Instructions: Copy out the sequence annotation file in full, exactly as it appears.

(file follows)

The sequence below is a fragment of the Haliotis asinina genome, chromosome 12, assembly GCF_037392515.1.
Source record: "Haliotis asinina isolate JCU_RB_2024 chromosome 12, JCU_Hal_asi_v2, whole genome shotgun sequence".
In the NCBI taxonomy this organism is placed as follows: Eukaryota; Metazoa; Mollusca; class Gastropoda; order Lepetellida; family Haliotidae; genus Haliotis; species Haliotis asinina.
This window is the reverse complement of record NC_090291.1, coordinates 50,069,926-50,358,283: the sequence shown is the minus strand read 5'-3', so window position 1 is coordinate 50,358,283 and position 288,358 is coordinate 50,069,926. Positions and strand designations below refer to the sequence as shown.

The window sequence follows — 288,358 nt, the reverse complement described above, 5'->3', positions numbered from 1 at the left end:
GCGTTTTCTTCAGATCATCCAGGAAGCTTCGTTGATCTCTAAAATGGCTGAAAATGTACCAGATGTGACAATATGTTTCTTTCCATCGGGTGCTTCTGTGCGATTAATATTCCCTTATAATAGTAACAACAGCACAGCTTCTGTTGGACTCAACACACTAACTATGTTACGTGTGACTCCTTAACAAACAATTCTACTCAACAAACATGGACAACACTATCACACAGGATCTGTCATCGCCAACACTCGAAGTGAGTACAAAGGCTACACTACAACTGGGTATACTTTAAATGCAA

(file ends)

The sequence below is a fragment of the Haliotis asinina genome, chromosome 12, assembly GCF_037392515.1.
Source record: "Haliotis asinina isolate JCU_RB_2024 chromosome 12, JCU_Hal_asi_v2, whole genome shotgun sequence".
In the NCBI taxonomy this organism is placed as follows: Eukaryota; Metazoa; Mollusca; class Gastropoda; order Lepetellida; family Haliotidae; genus Haliotis; species Haliotis asinina.
This window is the reverse complement of record NC_090291.1, coordinates 50,069,926-50,358,283: the sequence shown is the minus strand read 5'-3', so window position 1 is coordinate 50,358,283 and position 288,358 is coordinate 50,069,926. Positions and strand designations below refer to the sequence as shown.

The window sequence follows — 288,358 nt, the reverse complement described above, 5'->3', positions numbered from 1 at the left end:
GCGTTTTCTTCAGATCATCCAGGAAGCTTCGTTGATCTCTAAAATGGCTGAAAATGTACCAGATGTGACAATATGTTTCTTTCCATCGGGTGCTTCTGTGCGATTAATATTCCCTTATAATAGTAACAACAGCACAGCTTCTGTTGGACTCAACACACTAACTATGTTACGTGTGACTCCTTAACAAACAATTCTACTCAACAAACATGGACAACACTATCACACAGGATCTGTCATCGCCAACACTCGAAGTGAGTACAAAGGCTACACTACAACTGGGTATACTTTAAATGCAA